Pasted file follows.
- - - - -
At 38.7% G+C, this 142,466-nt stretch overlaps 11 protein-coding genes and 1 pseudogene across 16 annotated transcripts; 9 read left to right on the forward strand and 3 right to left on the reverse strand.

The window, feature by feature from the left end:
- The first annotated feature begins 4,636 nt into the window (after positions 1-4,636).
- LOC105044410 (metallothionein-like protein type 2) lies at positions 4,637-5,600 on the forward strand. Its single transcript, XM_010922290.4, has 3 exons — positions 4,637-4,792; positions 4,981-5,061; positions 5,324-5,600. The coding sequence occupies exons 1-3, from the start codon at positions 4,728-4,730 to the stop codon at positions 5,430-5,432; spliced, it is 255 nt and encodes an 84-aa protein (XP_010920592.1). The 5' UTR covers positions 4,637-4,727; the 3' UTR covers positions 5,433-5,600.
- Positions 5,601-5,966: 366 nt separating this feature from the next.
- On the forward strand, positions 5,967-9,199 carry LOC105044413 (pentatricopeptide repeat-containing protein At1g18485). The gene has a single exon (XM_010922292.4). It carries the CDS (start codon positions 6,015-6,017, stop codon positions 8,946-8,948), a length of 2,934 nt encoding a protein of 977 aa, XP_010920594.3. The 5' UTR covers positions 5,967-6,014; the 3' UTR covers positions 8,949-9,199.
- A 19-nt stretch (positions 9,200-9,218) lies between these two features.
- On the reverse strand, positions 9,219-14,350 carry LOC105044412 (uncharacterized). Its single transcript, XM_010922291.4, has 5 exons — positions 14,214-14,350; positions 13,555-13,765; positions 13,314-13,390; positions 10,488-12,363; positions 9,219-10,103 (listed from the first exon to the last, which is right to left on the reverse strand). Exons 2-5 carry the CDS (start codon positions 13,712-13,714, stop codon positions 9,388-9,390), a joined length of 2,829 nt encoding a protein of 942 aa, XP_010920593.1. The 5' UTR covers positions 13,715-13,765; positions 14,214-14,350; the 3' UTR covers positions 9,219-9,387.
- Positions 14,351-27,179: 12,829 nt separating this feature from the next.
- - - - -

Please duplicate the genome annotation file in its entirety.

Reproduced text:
At 38.7% G+C, this 142,466-nt stretch overlaps 11 protein-coding genes and 1 pseudogene across 16 annotated transcripts; 9 read left to right on the forward strand and 3 right to left on the reverse strand.

The window, feature by feature from the left end:
- The first annotated feature begins 4,636 nt into the window (after positions 1-4,636).
- LOC105044410 (metallothionein-like protein type 2) lies at positions 4,637-5,600 on the forward strand. Its single transcript, XM_010922290.4, has 3 exons — positions 4,637-4,792; positions 4,981-5,061; positions 5,324-5,600. The coding sequence occupies exons 1-3, from the start codon at positions 4,728-4,730 to the stop codon at positions 5,430-5,432; spliced, it is 255 nt and encodes an 84-aa protein (XP_010920592.1). The 5' UTR covers positions 4,637-4,727; the 3' UTR covers positions 5,433-5,600.
- Positions 5,601-5,966: 366 nt separating this feature from the next.
- On the forward strand, positions 5,967-9,199 carry LOC105044413 (pentatricopeptide repeat-containing protein At1g18485). The gene has a single exon (XM_010922292.4). It carries the CDS (start codon positions 6,015-6,017, stop codon positions 8,946-8,948), a length of 2,934 nt encoding a protein of 977 aa, XP_010920594.3. The 5' UTR covers positions 5,967-6,014; the 3' UTR covers positions 8,949-9,199.
- A 19-nt stretch (positions 9,200-9,218) lies between these two features.
- On the reverse strand, positions 9,219-14,350 carry LOC105044412 (uncharacterized). Its single transcript, XM_010922291.4, has 5 exons — positions 14,214-14,350; positions 13,555-13,765; positions 13,314-13,390; positions 10,488-12,363; positions 9,219-10,103 (listed from the first exon to the last, which is right to left on the reverse strand). Exons 2-5 carry the CDS (start codon positions 13,712-13,714, stop codon positions 9,388-9,390), a joined length of 2,829 nt encoding a protein of 942 aa, XP_010920593.1. The 5' UTR covers positions 13,715-13,765; positions 14,214-14,350; the 3' UTR covers positions 9,219-9,387.
- Positions 14,351-27,179: 12,829 nt separating this feature from the next.